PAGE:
The intro sequence explains a lot of the game's systems in far better detail than Wasteland 2 did, complimented by an inventory screen that is far, far more usable than the previous game. That said, Wasteland 3 doesn't pull any punches with its difficulty and combat mechanics.

Source: inXile (Image credit: Source: inXile)

The depth and the challenge remains as high as ever, with the vast majority of stats and skills returning; no "pruning" has taken place here. Making a squad with a diverse array of skills and weapon proficiencies remains as important as ever. A team comprised entirely of snipers will get mowed down as soon as an enemy gets close enough, and teams that miss certain skills like lockpicking or computer hacking may find entire routes through areas and conversations completely locked out.

For all it does in reverence of the genre, Wasteland 3 continues what Wasteland 2 started by bringing modernization to the table. Wasteland 3 generally signifies inXile's growth as a studio.

Source: inXile (Image credit: Source: inXile)

Dialogue and conversations still, in large part, play out during isometric scenes, but pivotal moments have full-body cutscenes from a first-person perspective, complete with motion capture and the occasional unique set piece.

When you first meet The Patriarch, he offers a Dorsey prisoner for the player to do with whatever they choose, your actions play out a little more close and personal than they would in an isometric view, enhancing immersion. There's also a truly savage moment in another scene, that I really don't want to spoil for first-time players. I will say, though, that it's the first time I can remember where the screen was splattered with 3D chunks of brain matter.

On top of that, Wasteland 3 has lighting and effects that dig deeper than its predecessor, with detailed character models that look great when zoomed in. The beta build had some performance hiccups for me, though, and the camera controls could probably be improved, but the combat speed makes the gameplay flow a lot more nicely. If you're someone who finds turn-based gameplay to be a bit tedious, know that enemy squads take their moves largely simultaneously now, which reduces the amount of time it takes to get you back into the action. Some of the new abilities and moves produce spectacularly gory kills, too, with some weapons able to perform precision-targeting techniques, inflicting critical headshots or crippling wounds on bulkier enemies.

It all just felt so good.

Give it to me now

Source: inXile (Image credit: Source: inXile)

Wasteland 3 is shaping up nicely, presuming it gets all the optimization it needs along with modernized gamepad controls for console players. The story is instantly engrossing, with the same RPG depth of its predecessors, complete with visual upgrades and all the freedoms you'll expect of a modern CRPG.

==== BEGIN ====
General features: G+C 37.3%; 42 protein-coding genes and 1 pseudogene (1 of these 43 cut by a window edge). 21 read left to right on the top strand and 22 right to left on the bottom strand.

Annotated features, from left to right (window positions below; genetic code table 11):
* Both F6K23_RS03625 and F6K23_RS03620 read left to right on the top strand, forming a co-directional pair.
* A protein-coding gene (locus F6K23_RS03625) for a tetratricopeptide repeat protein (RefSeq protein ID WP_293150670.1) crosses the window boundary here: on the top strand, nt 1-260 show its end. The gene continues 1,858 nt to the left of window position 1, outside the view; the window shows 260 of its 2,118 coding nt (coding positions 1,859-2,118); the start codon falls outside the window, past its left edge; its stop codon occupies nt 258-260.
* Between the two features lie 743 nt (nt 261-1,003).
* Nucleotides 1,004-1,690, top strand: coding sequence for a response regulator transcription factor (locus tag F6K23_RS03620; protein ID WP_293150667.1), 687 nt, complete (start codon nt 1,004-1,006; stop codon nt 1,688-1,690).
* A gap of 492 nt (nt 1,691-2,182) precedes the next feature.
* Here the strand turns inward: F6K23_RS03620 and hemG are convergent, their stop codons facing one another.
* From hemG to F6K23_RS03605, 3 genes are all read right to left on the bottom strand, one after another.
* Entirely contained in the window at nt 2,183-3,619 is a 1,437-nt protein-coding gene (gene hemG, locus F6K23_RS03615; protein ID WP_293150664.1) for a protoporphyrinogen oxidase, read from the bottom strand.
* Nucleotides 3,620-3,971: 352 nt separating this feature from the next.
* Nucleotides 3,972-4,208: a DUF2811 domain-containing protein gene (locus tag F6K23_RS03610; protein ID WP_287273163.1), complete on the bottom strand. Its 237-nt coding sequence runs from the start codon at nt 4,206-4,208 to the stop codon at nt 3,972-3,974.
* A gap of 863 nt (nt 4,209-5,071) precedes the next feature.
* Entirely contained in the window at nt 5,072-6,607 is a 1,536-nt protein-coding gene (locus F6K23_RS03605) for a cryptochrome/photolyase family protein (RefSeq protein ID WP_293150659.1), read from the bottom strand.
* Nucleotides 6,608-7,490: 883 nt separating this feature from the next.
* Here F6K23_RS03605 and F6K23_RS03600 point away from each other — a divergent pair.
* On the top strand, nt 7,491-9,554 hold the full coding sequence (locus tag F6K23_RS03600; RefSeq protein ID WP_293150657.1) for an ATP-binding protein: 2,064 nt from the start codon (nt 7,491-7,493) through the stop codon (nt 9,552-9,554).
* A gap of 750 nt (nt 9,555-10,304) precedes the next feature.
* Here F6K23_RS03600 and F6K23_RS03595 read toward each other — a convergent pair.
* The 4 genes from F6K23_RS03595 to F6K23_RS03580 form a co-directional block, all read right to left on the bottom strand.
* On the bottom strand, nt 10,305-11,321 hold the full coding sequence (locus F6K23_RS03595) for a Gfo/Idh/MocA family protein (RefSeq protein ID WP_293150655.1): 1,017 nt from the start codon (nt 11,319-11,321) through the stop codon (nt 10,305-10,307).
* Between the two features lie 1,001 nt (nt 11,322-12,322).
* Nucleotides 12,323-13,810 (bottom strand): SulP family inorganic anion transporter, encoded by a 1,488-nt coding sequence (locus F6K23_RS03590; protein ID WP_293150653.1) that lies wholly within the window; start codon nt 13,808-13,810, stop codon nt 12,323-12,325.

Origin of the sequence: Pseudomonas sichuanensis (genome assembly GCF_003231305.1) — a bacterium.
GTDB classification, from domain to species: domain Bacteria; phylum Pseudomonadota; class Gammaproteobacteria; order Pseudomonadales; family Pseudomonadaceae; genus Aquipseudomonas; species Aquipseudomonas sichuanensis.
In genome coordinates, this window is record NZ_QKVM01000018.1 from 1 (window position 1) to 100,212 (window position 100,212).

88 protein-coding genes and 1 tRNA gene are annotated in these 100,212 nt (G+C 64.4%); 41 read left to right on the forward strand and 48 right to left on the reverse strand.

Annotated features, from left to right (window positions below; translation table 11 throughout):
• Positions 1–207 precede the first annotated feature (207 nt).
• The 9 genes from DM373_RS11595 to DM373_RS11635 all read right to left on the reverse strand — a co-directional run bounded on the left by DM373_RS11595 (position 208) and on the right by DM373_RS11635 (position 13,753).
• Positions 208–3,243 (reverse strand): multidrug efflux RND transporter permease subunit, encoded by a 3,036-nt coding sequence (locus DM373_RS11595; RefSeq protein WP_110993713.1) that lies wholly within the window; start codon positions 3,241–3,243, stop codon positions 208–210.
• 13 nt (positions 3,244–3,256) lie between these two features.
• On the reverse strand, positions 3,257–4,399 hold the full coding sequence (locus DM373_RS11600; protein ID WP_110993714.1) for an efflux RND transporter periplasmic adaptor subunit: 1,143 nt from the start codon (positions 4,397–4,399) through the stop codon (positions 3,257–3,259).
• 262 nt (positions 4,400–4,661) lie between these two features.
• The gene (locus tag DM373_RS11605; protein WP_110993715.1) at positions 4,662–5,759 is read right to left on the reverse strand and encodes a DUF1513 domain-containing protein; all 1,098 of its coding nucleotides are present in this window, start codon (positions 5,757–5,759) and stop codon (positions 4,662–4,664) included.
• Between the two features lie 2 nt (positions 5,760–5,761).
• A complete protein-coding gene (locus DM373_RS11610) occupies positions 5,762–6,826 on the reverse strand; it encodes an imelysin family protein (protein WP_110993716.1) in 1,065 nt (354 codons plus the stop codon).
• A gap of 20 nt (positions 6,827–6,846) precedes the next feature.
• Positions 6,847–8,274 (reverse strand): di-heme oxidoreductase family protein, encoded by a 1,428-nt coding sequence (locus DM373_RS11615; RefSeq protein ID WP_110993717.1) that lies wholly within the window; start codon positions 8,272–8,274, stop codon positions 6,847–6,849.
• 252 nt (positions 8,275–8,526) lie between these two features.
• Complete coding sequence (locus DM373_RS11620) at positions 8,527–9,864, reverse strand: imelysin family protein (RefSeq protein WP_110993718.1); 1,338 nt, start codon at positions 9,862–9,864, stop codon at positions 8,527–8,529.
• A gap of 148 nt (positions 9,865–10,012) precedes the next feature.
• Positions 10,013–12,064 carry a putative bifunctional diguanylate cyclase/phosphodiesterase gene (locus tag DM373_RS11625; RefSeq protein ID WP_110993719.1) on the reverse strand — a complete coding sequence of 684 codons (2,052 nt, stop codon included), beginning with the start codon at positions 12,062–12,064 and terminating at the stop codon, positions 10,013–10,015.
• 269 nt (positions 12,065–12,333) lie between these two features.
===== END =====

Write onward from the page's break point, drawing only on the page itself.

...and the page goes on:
While Fallout wrestles with its identity as a franchise, Wasteland knows exactly what it wants to be, and it pursues it with razor-sharp focus. This is the successor classic Fallout fans deserve, while uniquely, also being its predecessor.

Wasteland 3 is available for preorder and is targeting a May 19, 2020 launch date on Xbox One, PS4, and PC.

Jez Corden
Managing Editor

Jez Corden is the Managing Editor for Windows Central, focusing primarily on all things Xbox and gaming. Jez is known for breaking exclusive news and analysis as relates to the Microsoft ecosystem while being powered by caffeine. Follow on Twitter @JezCorden and listen to his Xbox Two podcast, all about, you guessed it, Xbox!

8 Comments
  • Is this something that you have to play the previous ones to enjoy? I really wanted to start from the first one after the remaster, but have yet to start it. Now I think I won't even have time to start that one, much less play 2.
  • Naw, it's a self contained story. There are references to the past games, but they're explained in-depth.
  • Great, thanks. I don't mind going backwards in story or game play features, but when they drop you in like you know how to play is sometimes a problem.
  • I tried to go back and play Wasteland 1, but it's just sooooooooooooooooooooooooooooooooooooooooooo dated lol, definitely a love letter to old school fans more than anything that one. I played from Wasteland 2, which had tons of references to the original, but they were explained in a lot of detail. You could pick up Wasteland 2, it's on Game Pass, and it runs very well on mid-range PCs. I prefer it on PC, cus the gamepad controls aren't great on Xbox.
  • This looks amazing! Thanks for the preview!
  • Thanks for reading :)
  • Fallout New Vegas meets Xcom! Not enough fans of those games know about this game. Great write-up and insights on how the game is coming along Jez!
  • This looks amazing. Can't wait for this to drop.